7 mins

Servant leadership may be the missing piece for helping your team reach the next level of success.

Managers of software engineering teams often feel conflicted about the value they bring. Particularly when overseeing teams with multiple senior/staff engineers that don’t quite need extensive people management, it may be valuable to turn the tables and start being a servant leader. Letting the team define the role and purpose of their manager can be a great way to avoid force-fitting the existing skills of an engineering manager onto a mature team whose needs are different.

Though there are many advantages to servant leadership, there are elements of it – that, if taken too far – could hinder your team. Examining and remaining cognizant of this fine line will help your team excel, especially during a period of economic downturn.  

What is servant leadership?

Servant leaders support and serve their teams, valuing the team's feedback and collective wisdom for better outcomes. They trust their team's instincts over their own and communicate the team's vision clearly, representing collective input.

Crucially, they foster humility within the team, acknowledging imperfections in themselves and team members. They take responsibility for the team's vision, encourage alignment, and prioritize learning and growth, inspiring others to do the same. Servant leaders prioritize the team's needs, adapt to circumstances, and step out of their comfort zone when necessary. In essence, they lead by serving and empowering others to achieve shared goals.

Leading by example doesn’t scale

Leading by example is entertaining but is at risk of becoming exhausting and unsustainable. Servant leaders often attempt to exemplify all the behaviors they expect from their engineers, but this approach doesn't scale because there are simply too many aspects to cover, from technical competence to clear communication, teamwork, coaching, feedback, mentorship, sponsorship, and team coordination.

This risk is that leading by example will transform into single-handedly tackling every challenge. An especially likely outcome in a time of crisis where a direct show of competence can come from a place of self-preservation. A more enduring strategy is to recognize individual team member's strengths, empowering them to represent and exhibit those values, thereby fostering a resilient and balanced team dynamic. 

For example, one team member may excel at setting the pace, while another shines at providing meticulous code reviews. As a people manager, the clearest way to lead by example is to point to those on the team who are already doing it perfectly and avoid trying to do it all on your own.

Be a shield for your team over being accountable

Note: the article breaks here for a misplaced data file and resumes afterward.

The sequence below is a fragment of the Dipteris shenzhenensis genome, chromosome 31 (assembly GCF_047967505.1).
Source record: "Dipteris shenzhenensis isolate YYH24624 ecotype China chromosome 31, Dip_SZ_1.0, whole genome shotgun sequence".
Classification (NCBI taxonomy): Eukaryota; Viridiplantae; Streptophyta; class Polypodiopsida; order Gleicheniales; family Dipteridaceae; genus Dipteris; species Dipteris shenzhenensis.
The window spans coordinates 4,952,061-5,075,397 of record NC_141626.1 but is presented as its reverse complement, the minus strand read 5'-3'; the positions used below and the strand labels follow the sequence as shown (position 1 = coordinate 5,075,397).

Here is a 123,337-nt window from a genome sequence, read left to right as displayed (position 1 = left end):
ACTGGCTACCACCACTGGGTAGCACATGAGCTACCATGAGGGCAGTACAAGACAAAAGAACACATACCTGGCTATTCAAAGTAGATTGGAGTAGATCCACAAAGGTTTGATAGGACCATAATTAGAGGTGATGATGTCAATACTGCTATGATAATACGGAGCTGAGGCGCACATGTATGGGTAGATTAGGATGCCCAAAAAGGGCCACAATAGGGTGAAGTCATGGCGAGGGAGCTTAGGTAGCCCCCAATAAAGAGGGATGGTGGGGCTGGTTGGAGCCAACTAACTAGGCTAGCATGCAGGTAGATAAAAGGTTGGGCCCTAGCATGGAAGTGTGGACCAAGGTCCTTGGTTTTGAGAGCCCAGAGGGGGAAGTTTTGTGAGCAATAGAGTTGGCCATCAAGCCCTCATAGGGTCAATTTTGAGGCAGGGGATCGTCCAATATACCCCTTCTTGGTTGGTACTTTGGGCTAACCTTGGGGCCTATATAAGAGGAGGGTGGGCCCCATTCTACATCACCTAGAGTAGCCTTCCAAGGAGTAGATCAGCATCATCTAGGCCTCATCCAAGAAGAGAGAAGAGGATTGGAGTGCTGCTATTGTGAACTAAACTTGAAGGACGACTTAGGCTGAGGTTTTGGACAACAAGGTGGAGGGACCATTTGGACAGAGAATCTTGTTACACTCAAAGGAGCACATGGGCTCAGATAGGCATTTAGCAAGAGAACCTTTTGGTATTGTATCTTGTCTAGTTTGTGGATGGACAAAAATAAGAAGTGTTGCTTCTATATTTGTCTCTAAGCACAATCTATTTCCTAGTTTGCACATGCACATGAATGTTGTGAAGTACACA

Part of being a servant leader is being accountable to the team. Accountability begins with transparency about various aspects, such as how you allocate your time, especially when you're not contributing as an individual contributor (IC).

Not only does this help the team understand the body of work engineering managers do to keep the team operational, but it also helps managers get feedback if they have their priorities wrong. Another plus is that it allows individuals on the team who are looking to grow into people management to have the opportunity to witness an engineering manager’s day-to-day. 

With a lack of caution, transparency can become a double-edged sword. Excessive transparency can trigger panic within a team. For instance, consider an engineering manager being summoned to an executive board meeting to discuss enhancing organizational efficiency without much context. To prepare adequately, they might need to gather financial data, involving input from your engineering team. However, by openly revealing the executive goal of improving efficiency to the team, you could unintentionally raise unnecessary alarm bells. This could be misinterpreted as a potential risk to the organization's continuity or even individual job security.

Depending on the composition of your team, particularly if there are more junior members, it may or may not be a good idea to share existential questions that you've had to field. Managers who are excellent shields for the team keep the noise out. This tends to be more valuable, far more often than any marginal accountability you’re able to bring from being completely transparent.

Prioritize adaptability over unwavering commitment

It’s important for line managers to be operationally involved with the team. At times, managers of managers involve first-line managers in planning and strategy meetings to the point that they fail to provide operational support to their own teams. Whether you lean more towards the tech-lead-manager role or the pure people-manager role, it's crucial for first-line managers to remain operationally engaged with their teams.